Texas State addresses workforce development needs with data science course
Texas State University has received $1.5 million from the Texas Higher Education Coordinating Board (THECB) to develop a new data science credential program offered in partnership with Sam Houston State University.
Multiple industries in Texas and across the United States are seeking to expand their data science workforce, but qualified applicants are in short supply and high demand.
As the Great Resignation continues, workers may find themselves looking for new opportunities. Research shows certifications improve job opportunities and salaries – especially in high-paying, high-demand fields such as tech and healthcare.
And it’s not just those industries that need data science and data analytics support. The pandemic required people from a range of professions like journalism and education to interact with and interpret COVID-19 data every day.
"Learning data science skills through this platform will help Texas achieve its goal of developing a resilient workforce," said Melinda Villagran, executive director for the Translational Health Research Center at Texas State. "Through data science, we will be able to improve healthcare delivery, support small businesses and a range of other industries hit hard by the pandemic."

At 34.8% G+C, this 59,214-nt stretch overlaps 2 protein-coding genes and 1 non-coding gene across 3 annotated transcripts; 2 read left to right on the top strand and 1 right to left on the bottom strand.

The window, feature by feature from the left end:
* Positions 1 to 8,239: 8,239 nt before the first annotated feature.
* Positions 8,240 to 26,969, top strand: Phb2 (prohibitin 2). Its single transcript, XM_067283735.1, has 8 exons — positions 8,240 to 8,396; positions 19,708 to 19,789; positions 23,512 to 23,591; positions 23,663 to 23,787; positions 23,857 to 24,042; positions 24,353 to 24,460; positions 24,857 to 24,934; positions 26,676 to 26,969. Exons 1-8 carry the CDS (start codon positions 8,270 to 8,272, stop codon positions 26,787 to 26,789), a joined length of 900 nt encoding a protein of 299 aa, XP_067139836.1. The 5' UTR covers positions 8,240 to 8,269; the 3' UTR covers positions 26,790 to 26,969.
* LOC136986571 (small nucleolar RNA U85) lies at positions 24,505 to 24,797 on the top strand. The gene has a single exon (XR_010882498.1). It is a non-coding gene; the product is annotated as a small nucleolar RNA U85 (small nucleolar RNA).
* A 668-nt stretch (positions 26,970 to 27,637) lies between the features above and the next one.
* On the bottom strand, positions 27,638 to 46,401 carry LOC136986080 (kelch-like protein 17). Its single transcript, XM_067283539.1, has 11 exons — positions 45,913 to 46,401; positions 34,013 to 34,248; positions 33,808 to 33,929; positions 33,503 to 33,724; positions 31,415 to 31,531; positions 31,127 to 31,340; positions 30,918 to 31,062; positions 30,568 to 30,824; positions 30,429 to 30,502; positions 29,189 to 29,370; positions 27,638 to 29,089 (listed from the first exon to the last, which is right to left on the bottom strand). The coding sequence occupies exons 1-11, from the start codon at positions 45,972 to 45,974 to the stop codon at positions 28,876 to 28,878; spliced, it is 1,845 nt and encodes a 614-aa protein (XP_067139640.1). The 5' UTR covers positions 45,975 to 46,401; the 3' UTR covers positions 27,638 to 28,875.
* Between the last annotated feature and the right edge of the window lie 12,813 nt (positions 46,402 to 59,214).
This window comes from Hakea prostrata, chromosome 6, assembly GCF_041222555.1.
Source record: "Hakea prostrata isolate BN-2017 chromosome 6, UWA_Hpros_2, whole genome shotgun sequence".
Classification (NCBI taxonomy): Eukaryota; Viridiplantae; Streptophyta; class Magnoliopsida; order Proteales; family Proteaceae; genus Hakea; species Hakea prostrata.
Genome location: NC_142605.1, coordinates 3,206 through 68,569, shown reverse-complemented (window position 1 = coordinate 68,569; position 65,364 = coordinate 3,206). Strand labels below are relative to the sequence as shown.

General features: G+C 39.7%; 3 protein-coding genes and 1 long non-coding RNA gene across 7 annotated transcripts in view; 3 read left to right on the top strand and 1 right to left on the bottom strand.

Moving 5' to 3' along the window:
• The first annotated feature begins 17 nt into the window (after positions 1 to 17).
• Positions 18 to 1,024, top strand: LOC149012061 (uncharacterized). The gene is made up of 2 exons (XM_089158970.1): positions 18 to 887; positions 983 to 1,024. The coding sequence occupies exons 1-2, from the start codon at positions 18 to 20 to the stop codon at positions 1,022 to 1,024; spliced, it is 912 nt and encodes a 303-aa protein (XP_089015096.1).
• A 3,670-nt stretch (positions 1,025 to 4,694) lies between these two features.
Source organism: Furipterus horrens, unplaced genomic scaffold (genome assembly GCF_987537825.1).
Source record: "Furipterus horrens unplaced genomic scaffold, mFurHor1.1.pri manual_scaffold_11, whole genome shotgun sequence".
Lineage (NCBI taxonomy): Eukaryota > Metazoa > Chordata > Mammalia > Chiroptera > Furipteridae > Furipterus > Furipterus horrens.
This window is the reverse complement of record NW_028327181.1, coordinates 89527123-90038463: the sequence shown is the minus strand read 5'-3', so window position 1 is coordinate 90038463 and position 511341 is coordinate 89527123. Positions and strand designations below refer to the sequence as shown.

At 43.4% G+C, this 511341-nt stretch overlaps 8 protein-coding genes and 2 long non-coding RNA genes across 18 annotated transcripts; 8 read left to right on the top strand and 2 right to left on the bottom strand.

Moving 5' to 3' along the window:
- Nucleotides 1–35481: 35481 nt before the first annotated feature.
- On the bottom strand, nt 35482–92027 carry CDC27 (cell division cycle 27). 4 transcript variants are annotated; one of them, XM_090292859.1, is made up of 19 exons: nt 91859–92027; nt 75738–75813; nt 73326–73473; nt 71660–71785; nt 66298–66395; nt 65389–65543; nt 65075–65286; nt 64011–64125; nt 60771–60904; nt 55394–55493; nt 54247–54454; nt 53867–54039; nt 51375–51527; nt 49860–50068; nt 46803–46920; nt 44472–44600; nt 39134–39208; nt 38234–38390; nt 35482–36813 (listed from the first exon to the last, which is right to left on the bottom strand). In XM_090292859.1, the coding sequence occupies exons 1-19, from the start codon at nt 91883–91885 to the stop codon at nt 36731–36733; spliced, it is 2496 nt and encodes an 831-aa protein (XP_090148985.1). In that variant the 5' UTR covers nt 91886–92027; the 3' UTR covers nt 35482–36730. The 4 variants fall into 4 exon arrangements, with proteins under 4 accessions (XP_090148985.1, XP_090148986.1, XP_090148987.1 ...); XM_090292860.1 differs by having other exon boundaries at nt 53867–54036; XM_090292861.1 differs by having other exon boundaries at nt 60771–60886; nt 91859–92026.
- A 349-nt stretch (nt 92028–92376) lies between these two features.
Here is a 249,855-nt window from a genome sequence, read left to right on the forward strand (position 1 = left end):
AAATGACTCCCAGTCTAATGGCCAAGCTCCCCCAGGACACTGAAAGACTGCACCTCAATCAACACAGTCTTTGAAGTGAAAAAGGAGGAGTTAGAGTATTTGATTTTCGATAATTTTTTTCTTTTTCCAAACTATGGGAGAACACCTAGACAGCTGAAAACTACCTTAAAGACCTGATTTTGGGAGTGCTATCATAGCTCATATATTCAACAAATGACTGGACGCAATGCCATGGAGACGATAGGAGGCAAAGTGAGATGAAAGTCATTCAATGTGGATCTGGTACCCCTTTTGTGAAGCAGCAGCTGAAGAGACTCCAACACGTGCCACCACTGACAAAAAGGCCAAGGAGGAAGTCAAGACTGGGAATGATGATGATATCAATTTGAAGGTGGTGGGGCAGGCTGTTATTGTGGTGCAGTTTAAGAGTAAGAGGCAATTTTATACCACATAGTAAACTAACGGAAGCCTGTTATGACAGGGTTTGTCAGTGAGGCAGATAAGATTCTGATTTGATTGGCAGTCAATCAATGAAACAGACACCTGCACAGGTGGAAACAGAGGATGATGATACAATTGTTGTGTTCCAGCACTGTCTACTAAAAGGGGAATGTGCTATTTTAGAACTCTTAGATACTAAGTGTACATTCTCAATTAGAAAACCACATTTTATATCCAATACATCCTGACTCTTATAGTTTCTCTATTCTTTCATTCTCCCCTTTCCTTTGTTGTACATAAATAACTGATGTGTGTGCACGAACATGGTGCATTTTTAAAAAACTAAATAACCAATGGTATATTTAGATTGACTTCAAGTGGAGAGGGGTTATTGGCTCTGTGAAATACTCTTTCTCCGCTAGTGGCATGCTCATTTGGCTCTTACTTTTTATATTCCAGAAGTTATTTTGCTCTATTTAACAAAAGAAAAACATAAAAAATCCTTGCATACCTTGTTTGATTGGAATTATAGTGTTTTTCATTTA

The new program is funded by the governor’s Emergency Educational Relief Funding under the Accelerating Credentials of Purposes and Value Grant Program to meet the needs of the fast-growing Texas economy.
The first course, launching in September, consists of 10 blocks of instruction leading up to an Associate Big Data Analyst (ABDA) certificate issued by participating universities. Following the course, students will be prepared to pursue the professional ABDA certificate from the Data Science Council of America.
As the program grows, additional data science courses are planned, with the expectation that additional universities in the Texas State University System will begin offering the credentials.
Courses will be developed by a group of more than 20 Ph.D. faculty members across disciplines working in collaboration with the program’s advisory board of chambers of commerce and local companies in the area. The advisory board will provide direction about the ongoing and changing needs of the workforce to make sure the courses offered meet the needs of the business community.
"Long term, I want this to be the go-to certification platform for the Texas State University System – providing high-quality, industry-leading certifications of value for a low price,” said Larry Fulton, leader of the new data science program at Texas State.